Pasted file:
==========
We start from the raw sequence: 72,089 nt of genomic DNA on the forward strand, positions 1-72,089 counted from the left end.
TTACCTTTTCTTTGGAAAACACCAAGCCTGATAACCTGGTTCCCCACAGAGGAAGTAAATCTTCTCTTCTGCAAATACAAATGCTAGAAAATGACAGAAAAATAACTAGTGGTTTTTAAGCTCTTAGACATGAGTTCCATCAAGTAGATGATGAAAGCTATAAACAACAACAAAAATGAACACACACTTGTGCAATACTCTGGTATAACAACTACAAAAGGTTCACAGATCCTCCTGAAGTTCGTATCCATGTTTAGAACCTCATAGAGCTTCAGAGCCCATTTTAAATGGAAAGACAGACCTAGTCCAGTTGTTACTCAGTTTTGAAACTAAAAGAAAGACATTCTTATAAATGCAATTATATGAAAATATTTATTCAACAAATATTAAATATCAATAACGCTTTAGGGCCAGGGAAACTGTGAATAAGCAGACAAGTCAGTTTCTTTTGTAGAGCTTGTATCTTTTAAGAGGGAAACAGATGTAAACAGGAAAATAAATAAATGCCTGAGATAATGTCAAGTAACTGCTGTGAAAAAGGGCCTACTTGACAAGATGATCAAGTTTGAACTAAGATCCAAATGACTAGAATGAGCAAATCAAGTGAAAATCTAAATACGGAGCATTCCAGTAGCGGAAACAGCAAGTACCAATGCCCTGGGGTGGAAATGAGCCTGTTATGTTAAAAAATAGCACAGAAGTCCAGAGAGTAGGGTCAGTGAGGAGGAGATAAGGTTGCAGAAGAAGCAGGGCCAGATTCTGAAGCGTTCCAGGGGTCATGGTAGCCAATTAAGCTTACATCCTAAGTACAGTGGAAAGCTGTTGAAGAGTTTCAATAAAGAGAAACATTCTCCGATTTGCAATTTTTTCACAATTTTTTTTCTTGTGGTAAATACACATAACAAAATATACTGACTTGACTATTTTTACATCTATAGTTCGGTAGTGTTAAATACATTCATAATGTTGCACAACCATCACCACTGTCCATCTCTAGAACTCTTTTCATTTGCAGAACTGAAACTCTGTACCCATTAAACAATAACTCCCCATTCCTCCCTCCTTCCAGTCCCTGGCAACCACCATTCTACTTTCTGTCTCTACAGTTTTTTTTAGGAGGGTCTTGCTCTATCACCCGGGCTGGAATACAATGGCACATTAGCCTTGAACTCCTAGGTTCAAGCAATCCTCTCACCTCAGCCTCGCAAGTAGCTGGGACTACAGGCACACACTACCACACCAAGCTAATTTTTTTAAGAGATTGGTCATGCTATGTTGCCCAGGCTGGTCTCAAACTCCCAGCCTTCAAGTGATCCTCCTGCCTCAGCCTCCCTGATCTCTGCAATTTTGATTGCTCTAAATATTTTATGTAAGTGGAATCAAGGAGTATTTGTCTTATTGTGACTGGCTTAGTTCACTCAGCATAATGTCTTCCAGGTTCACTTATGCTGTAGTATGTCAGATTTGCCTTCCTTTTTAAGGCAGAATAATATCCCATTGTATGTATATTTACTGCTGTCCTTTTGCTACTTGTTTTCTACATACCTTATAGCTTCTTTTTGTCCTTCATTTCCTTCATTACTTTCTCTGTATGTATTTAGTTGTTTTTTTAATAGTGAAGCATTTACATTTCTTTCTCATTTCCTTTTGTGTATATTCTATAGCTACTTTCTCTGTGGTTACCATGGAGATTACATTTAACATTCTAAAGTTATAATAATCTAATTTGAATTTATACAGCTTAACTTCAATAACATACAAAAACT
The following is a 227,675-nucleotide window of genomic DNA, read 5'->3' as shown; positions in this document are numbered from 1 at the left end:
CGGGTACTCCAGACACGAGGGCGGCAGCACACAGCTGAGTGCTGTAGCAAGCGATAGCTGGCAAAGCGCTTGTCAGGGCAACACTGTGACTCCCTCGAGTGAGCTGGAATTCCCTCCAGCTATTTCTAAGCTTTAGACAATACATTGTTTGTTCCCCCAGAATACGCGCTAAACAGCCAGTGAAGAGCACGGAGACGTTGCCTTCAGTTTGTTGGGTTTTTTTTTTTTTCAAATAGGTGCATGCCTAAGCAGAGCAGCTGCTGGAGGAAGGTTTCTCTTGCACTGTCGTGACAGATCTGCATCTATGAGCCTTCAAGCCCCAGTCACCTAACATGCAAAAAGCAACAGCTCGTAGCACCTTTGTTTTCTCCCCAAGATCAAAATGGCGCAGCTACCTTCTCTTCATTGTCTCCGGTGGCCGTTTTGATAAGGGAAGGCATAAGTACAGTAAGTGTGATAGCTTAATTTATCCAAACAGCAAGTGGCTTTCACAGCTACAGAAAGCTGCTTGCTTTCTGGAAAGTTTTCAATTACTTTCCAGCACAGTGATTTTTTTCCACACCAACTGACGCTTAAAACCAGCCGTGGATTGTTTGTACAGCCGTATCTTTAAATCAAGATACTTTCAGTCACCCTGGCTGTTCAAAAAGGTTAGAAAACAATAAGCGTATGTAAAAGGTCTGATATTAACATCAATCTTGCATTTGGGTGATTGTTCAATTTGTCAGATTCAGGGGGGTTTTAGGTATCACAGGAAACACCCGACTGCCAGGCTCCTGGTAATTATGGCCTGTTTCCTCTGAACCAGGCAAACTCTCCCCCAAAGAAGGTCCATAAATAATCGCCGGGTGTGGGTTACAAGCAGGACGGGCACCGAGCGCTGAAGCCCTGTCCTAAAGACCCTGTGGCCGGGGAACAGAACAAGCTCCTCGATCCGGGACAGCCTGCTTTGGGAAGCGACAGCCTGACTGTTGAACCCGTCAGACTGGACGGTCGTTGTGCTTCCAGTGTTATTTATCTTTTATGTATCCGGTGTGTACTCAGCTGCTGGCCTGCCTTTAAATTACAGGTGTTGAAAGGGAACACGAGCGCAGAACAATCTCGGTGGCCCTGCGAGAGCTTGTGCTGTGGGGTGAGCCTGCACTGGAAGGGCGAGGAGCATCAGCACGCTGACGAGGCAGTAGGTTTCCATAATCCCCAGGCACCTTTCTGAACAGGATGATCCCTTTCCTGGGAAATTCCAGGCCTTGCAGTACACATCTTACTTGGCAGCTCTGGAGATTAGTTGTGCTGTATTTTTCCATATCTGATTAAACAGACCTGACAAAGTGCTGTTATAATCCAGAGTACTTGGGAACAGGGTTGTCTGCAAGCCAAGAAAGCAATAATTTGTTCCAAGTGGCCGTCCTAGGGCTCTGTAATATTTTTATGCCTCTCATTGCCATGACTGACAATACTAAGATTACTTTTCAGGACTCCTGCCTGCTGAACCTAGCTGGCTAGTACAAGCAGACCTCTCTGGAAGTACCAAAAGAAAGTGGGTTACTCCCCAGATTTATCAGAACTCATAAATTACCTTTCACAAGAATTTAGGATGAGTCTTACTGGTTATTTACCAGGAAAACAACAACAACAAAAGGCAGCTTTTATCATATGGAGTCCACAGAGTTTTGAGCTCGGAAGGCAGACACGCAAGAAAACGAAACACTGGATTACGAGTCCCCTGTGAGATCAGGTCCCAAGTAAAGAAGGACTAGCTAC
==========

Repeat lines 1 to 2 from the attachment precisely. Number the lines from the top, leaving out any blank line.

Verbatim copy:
We start from the raw sequence: 72,089 nt of genomic DNA on the forward strand, positions 1-72,089 counted from the left end.
TTACCTTTTCTTTGGAAAACACCAAGCCTGATAACCTGGTTCCCCACAGAGGAAGTAAATCTTCTCTTCTGCAAATACAAATGCTAGAAAATGACAGAAAAATAACTAGTGGTTTTTAAGCTCTTAGACATGAGTTCCATCAAGTAGATGATGAAAGCTATAAACAACAACAAAAATGAACACACACTTGTGCAATACTCTGGTATAACAACTACAAAAGGTTCACAGATCCTCCTGAAGTTCGTATCCATGTTTAGAACCTCATAGAGCTTCAGAGCCCATTTTAAATGGAAAGACAGACCTAGTCCAGTTGTTACTCAGTTTTGAAACTAAAAGAAAGACATTCTTATAAATGCAATTATATGAAAATATTTATTCAACAAATATTAAATATCAATAACGCTTTAGGGCCAGGGAAACTGTGAATAAGCAGACAAGTCAGTTTCTTTTGTAGAGCTTGTATCTTTTAAGAGGGAAACAGATGTAAACAGGAAAATAAATAAATGCCTGAGATAATGTCAAGTAACTGCTGTGAAAAAGGGCCTACTTGACAAGATGATCAAGTTTGAACTAAGATCCAAATGACTAGAATGAGCAAATCAAGTGAAAATCTAAATACGGAGCATTCCAGTAGCGGAAACAGCAAGTACCAATGCCCTGGGGTGGAAATGAGCCTGTTATGTTAAAAAATAGCACAGAAGTCCAGAGAGTAGGGTCAGTGAGGAGGAGATAAGGTTGCAGAAGAAGCAGGGCCAGATTCTGAAGCGTTCCAGGGGTCATGGTAGCCAATTAAGCTTACATCCTAAGTACAGTGGAAAGCTGTTGAAGAGTTTCAATAAAGAGAAACATTCTCCGATTTGCAATTTTTTCACAATTTTTTTTCTTGTGGTAAATACACATAACAAAATATACTGACTTGACTATTTTTACATCTATAGTTCGGTAGTGTTAAATACATTCATAATGTTGCACAACCATCACCACTGTCCATCTCTAGAACTCTTTTCATTTGCAGAACTGAAACTCTGTACCCATTAAACAATAACTCCCCATTCCTCCCTCCTTCCAGTCCCTGGCAACCACCATTCTACTTTCTGTCTCTACAGTTTTTTTTAGGAGGGTCTTGCTCTATCACCCGGGCTGGAATACAATGGCACATTAGCCTTGAACTCCTAGGTTCAAGCAATCCTCTCACCTCAGCCTCGCAAGTAGCTGGGACTACAGGCACACACTACCACACCAAGCTAATTTTTTTAAGAGATTGGTCATGCTATGTTGCCCAGGCTGGTCTCAAACTCCCAGCCTTCAAGTGATCCTCCTGCCTCAGCCTCCCTGATCTCTGCAATTTTGATTGCTCTAAATATTTTATGTAAGTGGAATCAAGGAGTATTTGTCTTATTGTGACTGGCTTAGTTCACTCAGCATAATGTCTTCCAGGTTCACTTATGCTGTAGTATGTCAGATTTGCCTTCCTTTTTAAGGCAGAATAATATCCCATTGTATGTATATTTACTGCTGTCCTTTTGCTACTTGTTTTCTACATACCTTATAGCTTCTTTTTGTCCTTCATTTCCTTCATTACTTTCTCTGTATGTATTTAGTTGTTTTTTTAATAGTGAAGCATTTACATTTCTTTCTCATTTCCTTTTGTGTATATTCTATAGCTACTTTCTCTGTGGTTACCATGGAGATTACATTTAACATTCTAAAGTTATAATAATCTAATTTGAATTTATACAGCTTAACTTCAATAACATACAAAAACT